Sana Farah Bishara
Sana Farah Bishara - Welcome Home Installation 2020
The Welcome Home installation has a personal-family aspect that gives me room to express my gender and national identity. Following the Silent Outcry installation that I exhibited at the Umm El Fahem Art Gallery in 2018, my work in recent years relates to the Nakba that women in general, and those in my family in particular, have undergone. It signifies a personal perspective that implies and connects with the collective story through art.
Over the past year, I have studied and examined the story of my late aunt Alexandra Kawar, who lived in Haifa and was forced to leave her home in 1948, never to return. While going through photographs of the house (located not far from my home) that I had taken in the course of my research, I was surprised to discover on the ground floor, which had been turned into a shop, a large illuminated sign at the front: Welcome Home. The spectacle left me badly shaken. I remembered my aunt’s visit to the house in 1967 and her encounter with the modified building and the tenants who had resided there from 1948 on. They had become the owners of the house when she left, while the original owners—my aunt, her husband, and their children—had become homeless refugees, the keys to the place still in their hands.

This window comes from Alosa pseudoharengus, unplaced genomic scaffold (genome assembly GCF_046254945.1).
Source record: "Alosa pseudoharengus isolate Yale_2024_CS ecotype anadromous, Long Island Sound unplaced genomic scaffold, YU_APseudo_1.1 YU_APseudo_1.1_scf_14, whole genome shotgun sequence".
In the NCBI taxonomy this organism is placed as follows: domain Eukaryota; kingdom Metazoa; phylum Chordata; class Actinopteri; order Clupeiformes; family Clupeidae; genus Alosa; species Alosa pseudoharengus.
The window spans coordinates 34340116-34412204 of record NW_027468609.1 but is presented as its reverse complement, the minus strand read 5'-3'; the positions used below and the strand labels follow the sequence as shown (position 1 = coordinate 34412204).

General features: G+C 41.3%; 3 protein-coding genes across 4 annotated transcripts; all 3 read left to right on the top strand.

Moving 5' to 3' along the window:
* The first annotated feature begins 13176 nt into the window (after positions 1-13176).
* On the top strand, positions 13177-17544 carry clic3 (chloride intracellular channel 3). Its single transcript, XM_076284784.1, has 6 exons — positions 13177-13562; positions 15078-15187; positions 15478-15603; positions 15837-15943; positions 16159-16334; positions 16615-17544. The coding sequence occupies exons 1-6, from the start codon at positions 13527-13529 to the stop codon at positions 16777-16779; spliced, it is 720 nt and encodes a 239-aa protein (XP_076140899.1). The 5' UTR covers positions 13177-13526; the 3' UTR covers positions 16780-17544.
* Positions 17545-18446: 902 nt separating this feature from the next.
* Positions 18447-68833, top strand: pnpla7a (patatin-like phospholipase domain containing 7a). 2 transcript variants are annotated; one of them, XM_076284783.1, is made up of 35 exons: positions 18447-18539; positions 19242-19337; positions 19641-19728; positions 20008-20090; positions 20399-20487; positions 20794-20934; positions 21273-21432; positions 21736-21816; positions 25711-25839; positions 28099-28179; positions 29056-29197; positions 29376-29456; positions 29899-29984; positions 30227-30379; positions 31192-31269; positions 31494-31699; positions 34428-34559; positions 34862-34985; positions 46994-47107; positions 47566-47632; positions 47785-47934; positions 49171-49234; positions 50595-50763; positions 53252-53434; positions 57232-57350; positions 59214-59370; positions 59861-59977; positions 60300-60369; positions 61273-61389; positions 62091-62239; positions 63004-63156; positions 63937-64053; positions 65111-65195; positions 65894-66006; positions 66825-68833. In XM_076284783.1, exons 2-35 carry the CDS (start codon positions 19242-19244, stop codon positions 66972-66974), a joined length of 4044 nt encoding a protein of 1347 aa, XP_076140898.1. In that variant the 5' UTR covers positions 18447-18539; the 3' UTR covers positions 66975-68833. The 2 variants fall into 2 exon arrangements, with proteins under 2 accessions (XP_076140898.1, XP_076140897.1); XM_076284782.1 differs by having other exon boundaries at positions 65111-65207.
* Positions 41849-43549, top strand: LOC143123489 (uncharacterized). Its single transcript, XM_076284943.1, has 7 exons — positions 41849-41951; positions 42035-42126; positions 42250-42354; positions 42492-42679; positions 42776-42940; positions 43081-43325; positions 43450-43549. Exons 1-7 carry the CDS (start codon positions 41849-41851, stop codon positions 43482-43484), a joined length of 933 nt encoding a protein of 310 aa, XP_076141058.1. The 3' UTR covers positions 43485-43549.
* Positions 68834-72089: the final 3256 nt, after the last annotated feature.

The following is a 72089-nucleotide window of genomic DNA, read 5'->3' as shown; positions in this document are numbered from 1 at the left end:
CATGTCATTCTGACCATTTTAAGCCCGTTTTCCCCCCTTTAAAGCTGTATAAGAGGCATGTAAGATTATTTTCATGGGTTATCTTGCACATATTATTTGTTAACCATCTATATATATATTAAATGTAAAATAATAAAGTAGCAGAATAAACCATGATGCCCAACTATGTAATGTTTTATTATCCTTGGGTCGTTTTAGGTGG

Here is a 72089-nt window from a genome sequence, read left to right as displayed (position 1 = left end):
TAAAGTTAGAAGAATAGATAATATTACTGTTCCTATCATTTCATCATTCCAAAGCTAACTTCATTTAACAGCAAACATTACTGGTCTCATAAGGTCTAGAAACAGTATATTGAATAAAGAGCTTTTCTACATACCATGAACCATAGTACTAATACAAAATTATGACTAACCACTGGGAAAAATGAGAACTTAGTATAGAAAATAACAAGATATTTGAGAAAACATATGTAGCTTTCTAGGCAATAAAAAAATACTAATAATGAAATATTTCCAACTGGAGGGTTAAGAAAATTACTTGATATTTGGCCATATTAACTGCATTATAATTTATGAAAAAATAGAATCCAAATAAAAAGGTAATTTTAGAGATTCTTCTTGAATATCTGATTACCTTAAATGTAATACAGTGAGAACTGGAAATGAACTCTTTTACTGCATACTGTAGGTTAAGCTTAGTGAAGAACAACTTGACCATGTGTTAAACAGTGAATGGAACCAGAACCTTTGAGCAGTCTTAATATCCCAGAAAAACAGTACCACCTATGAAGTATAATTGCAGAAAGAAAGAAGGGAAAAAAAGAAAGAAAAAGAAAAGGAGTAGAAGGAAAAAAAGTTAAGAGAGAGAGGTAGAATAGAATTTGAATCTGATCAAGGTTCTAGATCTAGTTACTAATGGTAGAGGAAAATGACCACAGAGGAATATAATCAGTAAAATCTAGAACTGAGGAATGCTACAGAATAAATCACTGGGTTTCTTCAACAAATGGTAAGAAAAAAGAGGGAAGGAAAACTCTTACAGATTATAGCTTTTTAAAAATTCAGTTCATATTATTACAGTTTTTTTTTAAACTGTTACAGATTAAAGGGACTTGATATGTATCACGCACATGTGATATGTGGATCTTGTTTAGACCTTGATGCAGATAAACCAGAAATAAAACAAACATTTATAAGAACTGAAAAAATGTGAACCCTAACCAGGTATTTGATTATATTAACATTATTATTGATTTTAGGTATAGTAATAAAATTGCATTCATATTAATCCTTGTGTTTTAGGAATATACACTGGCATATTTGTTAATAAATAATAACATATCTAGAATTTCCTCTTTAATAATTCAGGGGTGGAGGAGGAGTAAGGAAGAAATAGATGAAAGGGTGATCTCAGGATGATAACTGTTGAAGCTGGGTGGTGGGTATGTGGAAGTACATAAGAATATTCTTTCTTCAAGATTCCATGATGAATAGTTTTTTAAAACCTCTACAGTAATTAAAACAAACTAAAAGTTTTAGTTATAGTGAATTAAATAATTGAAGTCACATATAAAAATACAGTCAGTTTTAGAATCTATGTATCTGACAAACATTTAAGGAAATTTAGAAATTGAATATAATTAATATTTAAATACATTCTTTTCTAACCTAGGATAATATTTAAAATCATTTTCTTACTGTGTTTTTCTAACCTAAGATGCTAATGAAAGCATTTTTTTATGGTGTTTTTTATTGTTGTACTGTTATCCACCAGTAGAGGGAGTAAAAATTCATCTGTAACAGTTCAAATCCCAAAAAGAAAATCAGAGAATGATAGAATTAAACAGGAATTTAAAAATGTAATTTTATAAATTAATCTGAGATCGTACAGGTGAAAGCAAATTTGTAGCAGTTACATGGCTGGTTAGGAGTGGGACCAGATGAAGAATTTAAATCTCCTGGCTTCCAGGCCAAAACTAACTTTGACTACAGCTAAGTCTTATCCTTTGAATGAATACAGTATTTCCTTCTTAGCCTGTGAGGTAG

The space in the Welcome Home installation is dismantled and dysfunctional. I used simple materials that can be moved from place to place: cardboard boxes, folding table legs, and beehive cardboard that I combined with ceramic objects and a bright new Welcome Home sign that connects the old with the new.
Although the images of home in the installation are meant to suggest serenity and security, they actually evoke such disruption as to make the viewer feel that the place is haunted by ghosts. The buffer between interior and exterior is breached and blurred by the partly blocked arches. The different objects simulate archeological relics frozen in time. I turn the napkins, my aunt’s sole memento of her home, into hard, broken ceramic tiles that float above the floor to affix the memory of my aunt, the owner of the house.
The installation has an additional meaning that relates to the representation of the Last Supper in art history. For me, as a woman who received a Christian religious education, the table, the arches, the fish, and the food connect the feminine and religious realities with the collective Palestinian narrative.